(Chieko Okazaki, Lighten Up, Preface, p 174.)


My own feeling is that we have a strong tendency to try to cover the whole Plan in one lesson.  It isn’t possible to do such an enormous topic justice with an overview, and as a result the topic can see cliché and tedious.  I think just picking a few aspects of the plan to really go in depth might yield more meaningful participation.  I personally find discussing the moments in life when we confront doubt or fear to be some of the most powerful lessons we have.
While the suggestions I offer here do not pull very much from the manual, I think the tidy organization of this lesson lends itself to easily pulling quotes about specific principles that will not seem out-of-context or need any extra explanation.




  1. Eu simplesmente amei sua explanacao sobre o Plano de Salvacao !!!! As perguntas ja sao uma aula e que nos faz pensar mais profundamente, sobre esse Plano de Felicidade. Muito obrigada !!!! Thanks !!!!!

  2. I’m working on my lesson for this Sunday. Here are questions I’ve written at this time – a couple from the manual. I looked at the Young Women lessons for February for some ideas. Any other suggestions would be appreciated.

    Explain how you’ve used the plan of salvation to share the gospel with someone.

    In my home how do I show my family my love and faith in my Savior Jesus Christ?

    Do the little choices I make matter?

    How do I comfort someone who is grieving without appearing to give “pat” answers?

    Has your knowledge of pre-earth life influenced your feeling of self-worth?

    How do I handle being weighed down by my responsibilities?

    What has the Lord given us to help us pass safely through this time of testing?

    What difference does it make how I treat my body (dress, body piercing, tattoos, illicit sex, alcohol, drugs)?

    How has the gospel provided comfort to you in a time of adversity?

    What are some blessings you have received as a result of the Fall?

    Reflect on how the Savior has rescued you through His Atonement.

    • I love these questions! I actually have to teach the PoS to the YW this month and have been thinking about how I’d approach it. Your questions are great!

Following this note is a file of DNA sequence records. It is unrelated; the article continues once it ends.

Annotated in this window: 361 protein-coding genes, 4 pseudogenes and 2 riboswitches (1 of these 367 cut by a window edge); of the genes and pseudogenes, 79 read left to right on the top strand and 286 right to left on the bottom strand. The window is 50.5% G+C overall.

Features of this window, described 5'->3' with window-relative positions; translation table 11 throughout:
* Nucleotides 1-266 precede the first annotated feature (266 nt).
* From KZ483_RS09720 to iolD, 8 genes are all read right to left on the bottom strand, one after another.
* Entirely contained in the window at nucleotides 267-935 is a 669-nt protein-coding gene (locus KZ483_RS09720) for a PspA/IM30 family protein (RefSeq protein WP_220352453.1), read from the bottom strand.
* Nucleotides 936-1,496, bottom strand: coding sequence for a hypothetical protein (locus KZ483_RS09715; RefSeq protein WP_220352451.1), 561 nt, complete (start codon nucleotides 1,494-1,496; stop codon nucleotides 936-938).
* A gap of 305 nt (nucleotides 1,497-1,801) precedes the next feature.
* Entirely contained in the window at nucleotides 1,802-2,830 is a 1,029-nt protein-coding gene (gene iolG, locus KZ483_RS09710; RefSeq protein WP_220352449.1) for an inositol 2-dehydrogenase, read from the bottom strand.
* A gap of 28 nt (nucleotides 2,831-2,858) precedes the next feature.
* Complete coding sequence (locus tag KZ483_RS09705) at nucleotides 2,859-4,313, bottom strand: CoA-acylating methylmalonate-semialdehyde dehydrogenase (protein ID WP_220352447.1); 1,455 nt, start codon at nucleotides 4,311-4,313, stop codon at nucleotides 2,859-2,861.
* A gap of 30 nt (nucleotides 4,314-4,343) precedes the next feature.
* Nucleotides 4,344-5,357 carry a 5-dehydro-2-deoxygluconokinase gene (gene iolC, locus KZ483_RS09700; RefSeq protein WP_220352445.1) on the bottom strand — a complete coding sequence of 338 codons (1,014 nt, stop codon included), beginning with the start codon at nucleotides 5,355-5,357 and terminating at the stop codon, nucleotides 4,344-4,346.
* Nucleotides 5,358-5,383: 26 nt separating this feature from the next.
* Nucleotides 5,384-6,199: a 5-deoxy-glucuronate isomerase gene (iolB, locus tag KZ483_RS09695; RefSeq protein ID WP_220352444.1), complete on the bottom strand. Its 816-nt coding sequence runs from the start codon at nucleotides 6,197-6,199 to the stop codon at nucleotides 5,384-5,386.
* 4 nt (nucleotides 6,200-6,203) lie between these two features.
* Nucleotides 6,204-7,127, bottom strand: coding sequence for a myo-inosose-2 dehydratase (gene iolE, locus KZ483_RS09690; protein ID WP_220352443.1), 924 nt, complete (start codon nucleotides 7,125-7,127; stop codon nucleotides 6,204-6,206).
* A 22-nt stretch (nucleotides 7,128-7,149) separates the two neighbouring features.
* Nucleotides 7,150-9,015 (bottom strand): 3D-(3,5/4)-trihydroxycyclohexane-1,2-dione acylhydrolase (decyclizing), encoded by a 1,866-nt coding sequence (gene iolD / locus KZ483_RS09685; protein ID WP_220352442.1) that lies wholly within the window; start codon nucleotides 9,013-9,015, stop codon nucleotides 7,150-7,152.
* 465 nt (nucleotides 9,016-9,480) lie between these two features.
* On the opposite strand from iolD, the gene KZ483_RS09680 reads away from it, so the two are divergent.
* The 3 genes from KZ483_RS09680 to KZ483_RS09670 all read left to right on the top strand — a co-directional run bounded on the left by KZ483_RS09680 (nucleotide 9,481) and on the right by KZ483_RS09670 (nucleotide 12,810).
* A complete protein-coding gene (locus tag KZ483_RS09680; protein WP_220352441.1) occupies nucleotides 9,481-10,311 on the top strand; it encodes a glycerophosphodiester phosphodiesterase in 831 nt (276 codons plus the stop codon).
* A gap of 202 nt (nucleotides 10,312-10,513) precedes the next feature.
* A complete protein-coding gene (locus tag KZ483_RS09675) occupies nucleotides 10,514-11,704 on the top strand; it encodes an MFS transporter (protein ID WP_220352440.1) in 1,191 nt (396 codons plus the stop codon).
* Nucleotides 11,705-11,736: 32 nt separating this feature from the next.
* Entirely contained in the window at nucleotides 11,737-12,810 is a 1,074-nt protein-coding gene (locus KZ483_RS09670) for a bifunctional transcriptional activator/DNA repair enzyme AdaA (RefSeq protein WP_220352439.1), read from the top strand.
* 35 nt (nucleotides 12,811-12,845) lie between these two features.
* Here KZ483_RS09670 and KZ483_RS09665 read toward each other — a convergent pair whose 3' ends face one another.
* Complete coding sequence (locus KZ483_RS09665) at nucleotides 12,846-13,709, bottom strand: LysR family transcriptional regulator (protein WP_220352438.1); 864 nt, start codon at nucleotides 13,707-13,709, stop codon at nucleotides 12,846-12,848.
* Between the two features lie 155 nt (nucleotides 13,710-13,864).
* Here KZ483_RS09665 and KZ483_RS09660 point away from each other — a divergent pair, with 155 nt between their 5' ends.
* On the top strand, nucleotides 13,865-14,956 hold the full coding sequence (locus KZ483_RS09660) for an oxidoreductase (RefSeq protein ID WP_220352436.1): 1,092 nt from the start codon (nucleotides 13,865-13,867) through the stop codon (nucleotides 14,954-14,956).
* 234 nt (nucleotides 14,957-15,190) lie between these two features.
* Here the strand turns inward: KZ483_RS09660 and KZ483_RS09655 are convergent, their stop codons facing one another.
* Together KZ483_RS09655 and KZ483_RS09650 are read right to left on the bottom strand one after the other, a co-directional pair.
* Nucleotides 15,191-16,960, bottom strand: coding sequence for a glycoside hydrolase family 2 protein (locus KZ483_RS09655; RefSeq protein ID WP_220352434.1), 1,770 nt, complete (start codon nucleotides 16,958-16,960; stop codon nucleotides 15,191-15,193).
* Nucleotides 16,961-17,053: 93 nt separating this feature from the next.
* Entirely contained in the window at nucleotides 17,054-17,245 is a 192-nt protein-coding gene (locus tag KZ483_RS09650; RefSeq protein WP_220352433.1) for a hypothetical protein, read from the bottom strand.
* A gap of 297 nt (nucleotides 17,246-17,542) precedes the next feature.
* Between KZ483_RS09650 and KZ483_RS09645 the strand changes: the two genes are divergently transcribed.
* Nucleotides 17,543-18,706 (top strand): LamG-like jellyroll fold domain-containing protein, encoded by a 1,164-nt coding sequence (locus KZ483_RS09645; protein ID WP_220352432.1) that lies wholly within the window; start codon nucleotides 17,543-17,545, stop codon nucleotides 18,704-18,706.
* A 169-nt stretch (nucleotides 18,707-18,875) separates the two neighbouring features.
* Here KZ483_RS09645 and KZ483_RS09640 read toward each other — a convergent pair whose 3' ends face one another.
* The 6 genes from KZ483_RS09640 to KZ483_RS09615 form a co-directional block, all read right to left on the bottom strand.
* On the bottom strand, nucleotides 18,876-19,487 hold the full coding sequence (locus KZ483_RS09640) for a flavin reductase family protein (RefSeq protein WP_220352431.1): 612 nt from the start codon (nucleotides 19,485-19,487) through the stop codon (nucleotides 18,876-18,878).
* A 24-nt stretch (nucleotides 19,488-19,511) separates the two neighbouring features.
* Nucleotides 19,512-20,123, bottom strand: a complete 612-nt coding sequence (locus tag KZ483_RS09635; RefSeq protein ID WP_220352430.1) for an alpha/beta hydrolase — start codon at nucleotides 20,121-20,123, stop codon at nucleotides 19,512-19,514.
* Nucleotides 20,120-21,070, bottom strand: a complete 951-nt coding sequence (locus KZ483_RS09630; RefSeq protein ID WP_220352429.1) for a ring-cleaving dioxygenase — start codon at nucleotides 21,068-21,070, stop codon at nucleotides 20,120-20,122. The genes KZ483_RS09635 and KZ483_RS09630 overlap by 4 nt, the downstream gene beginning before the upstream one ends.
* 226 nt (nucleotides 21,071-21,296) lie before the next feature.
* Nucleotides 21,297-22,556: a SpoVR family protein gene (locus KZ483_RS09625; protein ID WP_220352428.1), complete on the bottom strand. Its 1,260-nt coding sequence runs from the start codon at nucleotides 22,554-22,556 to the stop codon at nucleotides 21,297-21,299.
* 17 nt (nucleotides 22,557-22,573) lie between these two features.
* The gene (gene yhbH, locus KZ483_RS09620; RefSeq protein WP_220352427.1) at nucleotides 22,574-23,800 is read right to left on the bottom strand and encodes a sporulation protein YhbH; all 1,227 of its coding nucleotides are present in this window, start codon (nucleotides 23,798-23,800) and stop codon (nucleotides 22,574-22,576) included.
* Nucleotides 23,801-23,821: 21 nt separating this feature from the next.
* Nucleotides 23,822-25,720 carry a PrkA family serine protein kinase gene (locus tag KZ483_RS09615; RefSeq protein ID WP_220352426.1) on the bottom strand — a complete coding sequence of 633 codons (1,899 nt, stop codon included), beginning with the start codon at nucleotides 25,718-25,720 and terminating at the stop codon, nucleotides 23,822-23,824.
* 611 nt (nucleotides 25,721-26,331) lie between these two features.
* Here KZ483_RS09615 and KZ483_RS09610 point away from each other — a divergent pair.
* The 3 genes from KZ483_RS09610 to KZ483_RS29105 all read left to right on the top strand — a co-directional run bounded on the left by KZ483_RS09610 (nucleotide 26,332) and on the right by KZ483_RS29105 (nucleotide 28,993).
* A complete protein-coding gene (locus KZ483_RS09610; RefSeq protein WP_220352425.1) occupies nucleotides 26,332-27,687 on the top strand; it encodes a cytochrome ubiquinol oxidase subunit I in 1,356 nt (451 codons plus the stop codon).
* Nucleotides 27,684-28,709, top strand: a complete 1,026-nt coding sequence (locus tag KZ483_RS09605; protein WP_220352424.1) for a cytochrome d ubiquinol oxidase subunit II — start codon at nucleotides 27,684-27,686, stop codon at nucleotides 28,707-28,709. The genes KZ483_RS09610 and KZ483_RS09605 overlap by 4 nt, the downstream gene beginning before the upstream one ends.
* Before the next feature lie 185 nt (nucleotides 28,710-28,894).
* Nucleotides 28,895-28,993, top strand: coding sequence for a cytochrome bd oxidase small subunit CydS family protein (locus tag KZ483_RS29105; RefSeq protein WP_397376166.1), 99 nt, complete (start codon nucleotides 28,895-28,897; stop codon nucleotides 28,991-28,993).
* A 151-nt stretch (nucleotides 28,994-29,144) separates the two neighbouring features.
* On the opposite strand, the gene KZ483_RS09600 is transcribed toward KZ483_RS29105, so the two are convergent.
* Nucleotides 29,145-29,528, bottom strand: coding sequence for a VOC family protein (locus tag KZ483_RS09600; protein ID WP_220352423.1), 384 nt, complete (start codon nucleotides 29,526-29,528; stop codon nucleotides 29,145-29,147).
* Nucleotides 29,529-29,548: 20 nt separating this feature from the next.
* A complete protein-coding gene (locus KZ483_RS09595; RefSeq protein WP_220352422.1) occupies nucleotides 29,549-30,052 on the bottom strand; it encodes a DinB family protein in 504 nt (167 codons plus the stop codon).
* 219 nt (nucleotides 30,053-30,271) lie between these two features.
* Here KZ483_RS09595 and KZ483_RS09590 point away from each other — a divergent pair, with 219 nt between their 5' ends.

3. Where I generally love reading this site to gain some additional inspiration for my lessons I feel as though I came away lacking today. Personally I feel that the entire lesson focuses on the atonement more so that the plan of salvation.

    • Elizabeth, I appreciate the feedback. I’m not totally sure which you mean by “the lesson” — that is, are you saying the manual focuses more on the Atonement and I should have too, or my lesson plan is too much about the Atonement and not about the actual Plan of Salvation?

      Part of what I was trying to do here was to give flexibility so that teachers could focus on the part of the Plan of Salvation (including the Atonement) that they felt was most important for their class. While the manual did have a long section on the Atonement, in my opinion that was not what the lesson was really about, especially as week 2 was about Our Savior Jesus Christ. For some people it might be more important to talk about the Spirit World and forgo much of the Atonement section, particularly if class members are grieving. On the other hand, if making the Atonement central to your lesson felt important I do think that most of my questions could be very easily tweaked to reflect that. In many of them you could simply replace the words “Plan of Salvation” with “Atonement” and they would work in much the same way. As always, I appreciate the comments of readers because I think additional feedback and ideas can only help make everyone’s lesson plans better.

  4. Thanks for this. I always enjoy reading these lessons, and now that they’ve just called me as a teacher (eek!) I found it particularly compelling.

    I particularly like that Chieko Okazaki quote — it seems to go very well with what the lesson says about the Atonement, and furthermore is such a woman-centric way of saying it that I just want to applaud.

    Well, actually, I love the Screwtape Letters one as well, although I’m not sure if I can get away with it in my ward 🙂